- The Washington Times - Sunday, October 17, 2004

NEW YORK (AP) — Pierre Salinger, who served as President John F. Kennedy’s press secretary and later had a long career with ABC News, has died, the network said yesterday.

Mr. Salinger, 79, died from a heart attack at a hospital in France, the network said. It was not immediately clear when or where in France he died.

Mr. Salinger, who also served as press secretary for President Lyndon B. Johnson, said Mr. Kennedy was a “special man” who surrounded himself with advisers who “believed in each other” and in a common mission.

He and his wife, Nicole, were longtime Georgetown residents before the couple moved to France four years ago.

“There was no barrier on the president’s door,” he wrote in McCall’s magazine in 1988. “Any of his dozen principal staffers could see him when they wanted to. They didn’t need permission from a chief of staff to gain access.”

A longtime print journalist, Mr. Salinger switched to television reporting when he joined ABC in 1977. In the years following he worked as the network’s Paris bureau chief, chief foreign correspondent and senior editor in London.

He had left the network by 1997, when he became a prominent backer of the theory that TWA Flight 800, which crashed off Long Island in 1996 on its way to Paris, was accidentally brought down by a Navy missile.

Mr. Salinger had said at the time that a government document showed the Navy was testing missiles off the coast of New York, and had been told planes would be flying higher than 21,000 feet. The Navy was unaware that Flight 800 was flying at 13,000 feet because another commercial plane was flying above it, he said.

Born on June 14, 1925, in San Francisco, Pierre Emil George Salinger first worked on the editorial staff of the San Francisco Chronicle from 1942 to 1943. He resigned from the newspaper to enlist in the Navy, where he commanded a sub chaser in the Pacific during World War II. He was honorably discharged with the rank of lieutenant in 1946.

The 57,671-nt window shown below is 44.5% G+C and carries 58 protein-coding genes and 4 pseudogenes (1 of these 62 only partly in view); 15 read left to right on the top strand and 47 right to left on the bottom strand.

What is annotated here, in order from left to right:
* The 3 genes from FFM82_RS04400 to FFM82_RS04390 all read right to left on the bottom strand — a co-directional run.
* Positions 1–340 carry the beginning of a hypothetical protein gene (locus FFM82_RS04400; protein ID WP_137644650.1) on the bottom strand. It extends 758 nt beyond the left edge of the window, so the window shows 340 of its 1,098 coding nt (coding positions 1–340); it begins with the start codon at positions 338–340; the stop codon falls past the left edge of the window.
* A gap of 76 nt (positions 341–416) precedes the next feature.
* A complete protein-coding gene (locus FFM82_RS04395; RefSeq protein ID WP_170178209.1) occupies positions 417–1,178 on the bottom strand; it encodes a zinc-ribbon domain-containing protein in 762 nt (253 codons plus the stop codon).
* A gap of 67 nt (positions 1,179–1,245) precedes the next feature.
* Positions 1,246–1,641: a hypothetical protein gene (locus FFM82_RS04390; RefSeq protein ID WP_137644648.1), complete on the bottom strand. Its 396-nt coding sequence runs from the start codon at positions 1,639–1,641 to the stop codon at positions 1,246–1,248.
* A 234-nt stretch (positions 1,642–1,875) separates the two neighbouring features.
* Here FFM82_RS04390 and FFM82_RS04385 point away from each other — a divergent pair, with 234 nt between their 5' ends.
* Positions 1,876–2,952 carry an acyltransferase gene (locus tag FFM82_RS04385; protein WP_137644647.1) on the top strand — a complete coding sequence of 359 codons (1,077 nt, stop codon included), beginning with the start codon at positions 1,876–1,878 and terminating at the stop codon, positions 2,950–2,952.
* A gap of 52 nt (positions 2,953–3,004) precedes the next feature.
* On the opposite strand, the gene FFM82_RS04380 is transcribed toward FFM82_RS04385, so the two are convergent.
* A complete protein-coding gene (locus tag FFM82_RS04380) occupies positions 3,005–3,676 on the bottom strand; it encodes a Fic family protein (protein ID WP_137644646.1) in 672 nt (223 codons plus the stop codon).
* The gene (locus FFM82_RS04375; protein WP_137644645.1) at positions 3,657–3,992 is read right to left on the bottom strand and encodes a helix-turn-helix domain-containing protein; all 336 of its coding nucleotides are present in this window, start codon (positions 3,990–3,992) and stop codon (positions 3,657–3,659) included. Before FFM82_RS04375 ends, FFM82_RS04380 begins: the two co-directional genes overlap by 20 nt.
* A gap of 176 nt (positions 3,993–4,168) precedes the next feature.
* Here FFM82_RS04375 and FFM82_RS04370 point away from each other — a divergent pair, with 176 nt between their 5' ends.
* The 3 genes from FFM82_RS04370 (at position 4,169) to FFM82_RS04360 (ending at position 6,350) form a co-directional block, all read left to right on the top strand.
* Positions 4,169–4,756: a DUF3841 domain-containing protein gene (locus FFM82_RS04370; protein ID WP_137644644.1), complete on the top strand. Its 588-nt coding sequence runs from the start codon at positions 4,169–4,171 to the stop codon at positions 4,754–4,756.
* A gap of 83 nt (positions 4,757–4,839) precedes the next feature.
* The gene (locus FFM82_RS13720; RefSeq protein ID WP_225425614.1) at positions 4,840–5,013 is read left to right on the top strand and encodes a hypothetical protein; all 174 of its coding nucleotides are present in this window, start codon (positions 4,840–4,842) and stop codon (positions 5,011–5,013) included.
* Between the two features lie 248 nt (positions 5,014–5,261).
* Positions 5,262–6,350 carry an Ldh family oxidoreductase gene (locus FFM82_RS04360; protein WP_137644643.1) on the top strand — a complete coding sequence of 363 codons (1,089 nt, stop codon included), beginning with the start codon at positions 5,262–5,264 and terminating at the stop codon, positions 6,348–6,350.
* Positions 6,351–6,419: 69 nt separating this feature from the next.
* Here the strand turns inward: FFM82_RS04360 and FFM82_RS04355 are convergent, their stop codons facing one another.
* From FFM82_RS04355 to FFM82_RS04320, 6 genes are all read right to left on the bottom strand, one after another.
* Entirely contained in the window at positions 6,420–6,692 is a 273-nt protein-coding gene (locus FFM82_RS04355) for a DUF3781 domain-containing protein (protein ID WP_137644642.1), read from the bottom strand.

Mr. Salinger, who graduated from the University of San Francisco in 1947, returned to the Chronicle after the war before leaving to join Collier’s Magazine as a contributing editor in 1955. Two years later, he joined Mr. Kennedy’s senatorial staff and served as his press officer in the 1960 presidential campaign.

Mr. Kennedy, Mr. Salinger said, “was not a perfect man. … For all his loftiness of purpose, he did not take himself that seriously. He had no great vision of himself as a political or intellectual giant.”

But Mr. Salinger said the president learned from his mistakes, citing private correspondence between Mr. Kennedy and Soviet leader Nikita Khrushchev that he said showed “two leaders of confrontational powers groping toward understanding.”

After Mr. Kennedy was assassinated in Nov. 22, 1963, Mr. Salinger served under Mr. Johnson before being appointed to complete the term of Sen. Clair Engle, California Democrat, who died in office. But Mr. Salinger lost his 1964 bid to keep the job to one-time Hollywood song-and-dance man George Murphy.

After his political career, Mr. Salinger worked as a correspondent for the French news magazine L’Express, and later for ABC.

Mr. Salinger, whose mother was French and who learned that language before English, lived about 19 years in Paris, although he later made his home in New York. In 1978, the French awarded him the Chevalier of the Legion, France’s highest civilian honor, for increasing understanding between the two nations.

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